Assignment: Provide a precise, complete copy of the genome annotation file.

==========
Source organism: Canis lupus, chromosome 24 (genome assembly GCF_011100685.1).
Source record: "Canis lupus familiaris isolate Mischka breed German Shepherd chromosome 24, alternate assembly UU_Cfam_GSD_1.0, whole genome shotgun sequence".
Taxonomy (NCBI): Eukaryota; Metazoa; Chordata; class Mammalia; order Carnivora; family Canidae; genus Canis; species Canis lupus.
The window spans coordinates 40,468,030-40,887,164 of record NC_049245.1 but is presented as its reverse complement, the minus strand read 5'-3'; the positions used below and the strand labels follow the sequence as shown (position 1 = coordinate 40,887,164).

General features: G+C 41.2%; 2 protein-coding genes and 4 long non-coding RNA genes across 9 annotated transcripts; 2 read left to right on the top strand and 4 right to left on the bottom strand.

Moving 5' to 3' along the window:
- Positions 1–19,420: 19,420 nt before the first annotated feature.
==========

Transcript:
Source organism: Canis lupus, chromosome 24 (genome assembly GCF_011100685.1).
Source record: "Canis lupus familiaris isolate Mischka breed German Shepherd chromosome 24, alternate assembly UU_Cfam_GSD_1.0, whole genome shotgun sequence".
Taxonomy (NCBI): Eukaryota; Metazoa; Chordata; class Mammalia; order Carnivora; family Canidae; genus Canis; species Canis lupus.
The window spans coordinates 40,468,030-40,887,164 of record NC_049245.1 but is presented as its reverse complement, the minus strand read 5'-3'; the positions used below and the strand labels follow the sequence as shown (position 1 = coordinate 40,887,164).

General features: G+C 41.2%; 2 protein-coding genes and 4 long non-coding RNA genes across 9 annotated transcripts; 2 read left to right on the top strand and 4 right to left on the bottom strand.

Moving 5' to 3' along the window:
- Positions 1–19,420: 19,420 nt before the first annotated feature.